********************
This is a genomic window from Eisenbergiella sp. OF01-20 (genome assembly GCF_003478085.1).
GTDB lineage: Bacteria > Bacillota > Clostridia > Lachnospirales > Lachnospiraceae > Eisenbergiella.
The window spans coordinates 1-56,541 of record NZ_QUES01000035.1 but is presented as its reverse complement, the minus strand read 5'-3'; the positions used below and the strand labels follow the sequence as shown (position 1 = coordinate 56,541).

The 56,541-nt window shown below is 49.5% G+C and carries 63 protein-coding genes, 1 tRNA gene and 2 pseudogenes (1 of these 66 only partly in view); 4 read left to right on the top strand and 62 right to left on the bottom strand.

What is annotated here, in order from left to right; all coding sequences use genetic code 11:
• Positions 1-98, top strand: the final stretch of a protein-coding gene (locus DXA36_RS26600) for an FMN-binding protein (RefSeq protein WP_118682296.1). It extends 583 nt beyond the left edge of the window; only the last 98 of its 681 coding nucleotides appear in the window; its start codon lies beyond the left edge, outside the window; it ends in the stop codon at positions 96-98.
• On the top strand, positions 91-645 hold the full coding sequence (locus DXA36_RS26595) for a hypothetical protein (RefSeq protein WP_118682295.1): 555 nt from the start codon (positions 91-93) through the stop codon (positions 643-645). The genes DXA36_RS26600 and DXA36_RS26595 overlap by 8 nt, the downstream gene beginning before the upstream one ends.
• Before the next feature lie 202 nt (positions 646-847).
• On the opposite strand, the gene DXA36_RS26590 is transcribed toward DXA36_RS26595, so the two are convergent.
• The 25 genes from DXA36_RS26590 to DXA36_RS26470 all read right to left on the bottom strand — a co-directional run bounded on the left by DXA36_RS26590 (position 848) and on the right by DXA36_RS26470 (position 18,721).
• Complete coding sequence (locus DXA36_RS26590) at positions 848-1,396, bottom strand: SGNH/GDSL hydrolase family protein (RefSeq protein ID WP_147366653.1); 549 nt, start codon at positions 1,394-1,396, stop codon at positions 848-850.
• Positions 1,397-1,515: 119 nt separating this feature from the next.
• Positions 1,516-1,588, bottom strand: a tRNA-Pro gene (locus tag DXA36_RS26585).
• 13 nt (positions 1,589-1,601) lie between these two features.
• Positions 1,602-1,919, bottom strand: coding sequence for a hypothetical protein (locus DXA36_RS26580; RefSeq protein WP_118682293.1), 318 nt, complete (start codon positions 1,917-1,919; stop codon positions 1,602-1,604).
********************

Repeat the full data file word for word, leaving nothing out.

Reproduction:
This is a genomic window from Eisenbergiella sp. OF01-20 (genome assembly GCF_003478085.1).
GTDB lineage: Bacteria > Bacillota > Clostridia > Lachnospirales > Lachnospiraceae > Eisenbergiella.
The window spans coordinates 1-56,541 of record NZ_QUES01000035.1 but is presented as its reverse complement, the minus strand read 5'-3'; the positions used below and the strand labels follow the sequence as shown (position 1 = coordinate 56,541).

The 56,541-nt window shown below is 49.5% G+C and carries 63 protein-coding genes, 1 tRNA gene and 2 pseudogenes (1 of these 66 only partly in view); 4 read left to right on the top strand and 62 right to left on the bottom strand.

What is annotated here, in order from left to right; all coding sequences use genetic code 11:
• Positions 1-98, top strand: the final stretch of a protein-coding gene (locus DXA36_RS26600) for an FMN-binding protein (RefSeq protein WP_118682296.1). It extends 583 nt beyond the left edge of the window; only the last 98 of its 681 coding nucleotides appear in the window; its start codon lies beyond the left edge, outside the window; it ends in the stop codon at positions 96-98.
• On the top strand, positions 91-645 hold the full coding sequence (locus DXA36_RS26595) for a hypothetical protein (RefSeq protein WP_118682295.1): 555 nt from the start codon (positions 91-93) through the stop codon (positions 643-645). The genes DXA36_RS26600 and DXA36_RS26595 overlap by 8 nt, the downstream gene beginning before the upstream one ends.
• Before the next feature lie 202 nt (positions 646-847).
• On the opposite strand, the gene DXA36_RS26590 is transcribed toward DXA36_RS26595, so the two are convergent.
• The 25 genes from DXA36_RS26590 to DXA36_RS26470 all read right to left on the bottom strand — a co-directional run bounded on the left by DXA36_RS26590 (position 848) and on the right by DXA36_RS26470 (position 18,721).
• Complete coding sequence (locus DXA36_RS26590) at positions 848-1,396, bottom strand: SGNH/GDSL hydrolase family protein (RefSeq protein ID WP_147366653.1); 549 nt, start codon at positions 1,394-1,396, stop codon at positions 848-850.
• Positions 1,397-1,515: 119 nt separating this feature from the next.
• Positions 1,516-1,588, bottom strand: a tRNA-Pro gene (locus tag DXA36_RS26585).
• 13 nt (positions 1,589-1,601) lie between these two features.
• Positions 1,602-1,919, bottom strand: coding sequence for a hypothetical protein (locus DXA36_RS26580; RefSeq protein WP_118682293.1), 318 nt, complete (start codon positions 1,917-1,919; stop codon positions 1,602-1,604).